The Tell, by Matthew Hertenstein, is about the power of prediction based on observations of brief samples of others’ behavior. Throughout this book, Hertenstein teaches what tells in early life predict autism, how photographs betray others’ personality and aggressive inclinations, how smiling predicts marital stability, how micro-expressions signal deception, how facial structure predicts companies’ profits, and who wins political elections. In the following few pages, there will be many clues on what tells can predict certain things for the future (Hertenstein, ix).
In the first chapter of The Tell, Hertenstein looks at the synonym of the word “prediction: foreshadow, foretell, foresee, forecast, prognosticate, and envision” (Hertenstein, 4). These are only a few words that can replace prediction. He not only looks at the synonym of prediction, but he also suggests that natural selection explains why human beings are good at making predictions about people. Human beings have been making predictions since the existence of humankind. Some people are able to make more accurate predictions than others can. This is only because those people are highly conscientious, as Hertenstein calls them. Highly conscientious people are those who are reliable, they plan ahead, and focus on what they are doing. These people are aware of their surroundings and pay attention to detail.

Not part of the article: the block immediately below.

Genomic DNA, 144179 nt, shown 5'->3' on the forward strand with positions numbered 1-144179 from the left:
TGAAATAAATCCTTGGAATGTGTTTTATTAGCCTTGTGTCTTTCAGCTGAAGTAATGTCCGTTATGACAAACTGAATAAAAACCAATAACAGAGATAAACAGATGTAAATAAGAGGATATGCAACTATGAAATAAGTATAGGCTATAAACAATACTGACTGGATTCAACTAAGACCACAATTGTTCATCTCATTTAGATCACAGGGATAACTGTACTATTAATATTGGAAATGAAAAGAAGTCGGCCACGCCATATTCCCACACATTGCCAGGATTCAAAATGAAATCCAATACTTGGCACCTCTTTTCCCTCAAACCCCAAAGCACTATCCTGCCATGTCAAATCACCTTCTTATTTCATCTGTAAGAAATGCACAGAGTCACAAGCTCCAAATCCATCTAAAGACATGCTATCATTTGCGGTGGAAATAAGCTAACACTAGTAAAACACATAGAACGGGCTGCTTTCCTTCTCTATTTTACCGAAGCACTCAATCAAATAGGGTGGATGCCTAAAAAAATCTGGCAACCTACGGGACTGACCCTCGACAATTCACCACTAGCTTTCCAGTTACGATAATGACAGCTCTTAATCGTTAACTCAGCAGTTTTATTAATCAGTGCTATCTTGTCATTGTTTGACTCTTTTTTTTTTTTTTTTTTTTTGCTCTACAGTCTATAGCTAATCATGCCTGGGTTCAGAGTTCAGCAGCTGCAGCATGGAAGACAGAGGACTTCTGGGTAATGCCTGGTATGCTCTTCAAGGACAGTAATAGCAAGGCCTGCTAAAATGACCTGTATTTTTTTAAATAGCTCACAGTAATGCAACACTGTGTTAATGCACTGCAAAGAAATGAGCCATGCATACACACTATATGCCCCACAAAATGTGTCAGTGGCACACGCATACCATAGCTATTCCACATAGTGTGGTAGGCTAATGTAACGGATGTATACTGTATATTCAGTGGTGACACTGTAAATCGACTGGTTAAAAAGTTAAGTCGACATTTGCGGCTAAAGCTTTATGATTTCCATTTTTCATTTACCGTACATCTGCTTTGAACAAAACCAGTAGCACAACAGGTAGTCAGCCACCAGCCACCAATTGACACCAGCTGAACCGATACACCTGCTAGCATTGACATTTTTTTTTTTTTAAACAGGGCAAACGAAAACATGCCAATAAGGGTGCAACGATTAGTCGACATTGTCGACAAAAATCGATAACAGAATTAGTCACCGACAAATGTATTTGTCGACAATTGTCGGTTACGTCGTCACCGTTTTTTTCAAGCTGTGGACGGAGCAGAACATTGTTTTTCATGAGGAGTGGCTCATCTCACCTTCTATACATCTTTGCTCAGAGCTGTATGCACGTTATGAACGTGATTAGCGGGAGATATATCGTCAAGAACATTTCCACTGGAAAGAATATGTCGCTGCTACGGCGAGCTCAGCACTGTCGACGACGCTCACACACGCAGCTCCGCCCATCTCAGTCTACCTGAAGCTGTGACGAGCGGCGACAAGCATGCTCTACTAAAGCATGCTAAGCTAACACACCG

During Isaac’s, Hertenstein’s son, first year and a half of his life, Hertenstein noticed that his son would not do simple things that almost every child at that age does. Isaac was not smiling a lot, he was not babbling, and many of his motor development, as Hertenstein describes them, such as sitting up, crawling, and walking were delayed by months. Herrnstein says, “Babbling might seem a pointless behavior, but it provides the foundation for language” (14). Isaac was not acting like a normal baby. Hertenstein took him to the physicians and they said to wait until Isaac is older to detect whether he has autism. Hertenstein’s problem was that waiting until Isaac is older might reduce the positive outcome of treatment. Soon, the pediatrics confirmed his concerns. Isaac’s brain scan showed some abnormalities.
Isaac’s parents decided to take him to an early intervention and therapies. According to Hertenstein, early intervention may rewire the brain to change the course of potential autism. When he got older, he showed no signs of autism. He is perfectly healthy. Through Isaac’s behavior, Hertenstein was able to detect symptoms of autism before the doctors diagnosed his son and before there was no cure. Just as Herrnstein predicted his son’s condition before he got older, it is possible to make fairly accurate predictions about what a child will be like when he or she gets older (Hertenstein, 26).
Hertenstein teaches, through John Bowlby, how to predict whether a child will be securely or insecurely attached. A securely attached child will cry when his mother walks out of the...